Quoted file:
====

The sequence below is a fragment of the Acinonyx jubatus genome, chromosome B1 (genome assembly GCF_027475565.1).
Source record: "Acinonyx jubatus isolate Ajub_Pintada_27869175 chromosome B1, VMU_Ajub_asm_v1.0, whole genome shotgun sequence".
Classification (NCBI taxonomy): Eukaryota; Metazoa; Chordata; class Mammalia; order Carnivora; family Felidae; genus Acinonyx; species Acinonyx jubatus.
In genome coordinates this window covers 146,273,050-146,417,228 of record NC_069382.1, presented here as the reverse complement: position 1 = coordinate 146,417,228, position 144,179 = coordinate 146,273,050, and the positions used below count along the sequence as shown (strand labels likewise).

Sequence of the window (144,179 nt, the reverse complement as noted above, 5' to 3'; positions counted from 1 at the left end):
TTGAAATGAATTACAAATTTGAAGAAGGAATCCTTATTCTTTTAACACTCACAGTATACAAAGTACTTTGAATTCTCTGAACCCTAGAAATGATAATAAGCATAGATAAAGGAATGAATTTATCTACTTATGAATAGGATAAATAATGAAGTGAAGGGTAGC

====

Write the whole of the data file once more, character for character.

The sequence below is a fragment of the Acinonyx jubatus genome, chromosome B1 (genome assembly GCF_027475565.1).
Source record: "Acinonyx jubatus isolate Ajub_Pintada_27869175 chromosome B1, VMU_Ajub_asm_v1.0, whole genome shotgun sequence".
Classification (NCBI taxonomy): Eukaryota; Metazoa; Chordata; class Mammalia; order Carnivora; family Felidae; genus Acinonyx; species Acinonyx jubatus.
In genome coordinates this window covers 146,273,050-146,417,228 of record NC_069382.1, presented here as the reverse complement: position 1 = coordinate 146,417,228, position 144,179 = coordinate 146,273,050, and the positions used below count along the sequence as shown (strand labels likewise).

Sequence of the window (144,179 nt, the reverse complement as noted above, 5' to 3'; positions counted from 1 at the left end):
TTGAAATGAATTACAAATTTGAAGAAGGAATCCTTATTCTTTTAACACTCACAGTATACAAAGTACTTTGAATTCTCTGAACCCTAGAAATGATAATAAGCATAGATAAAGGAATGAATTTATCTACTTATGAATAGGATAAATAATGAAGTGAAGGGTAGC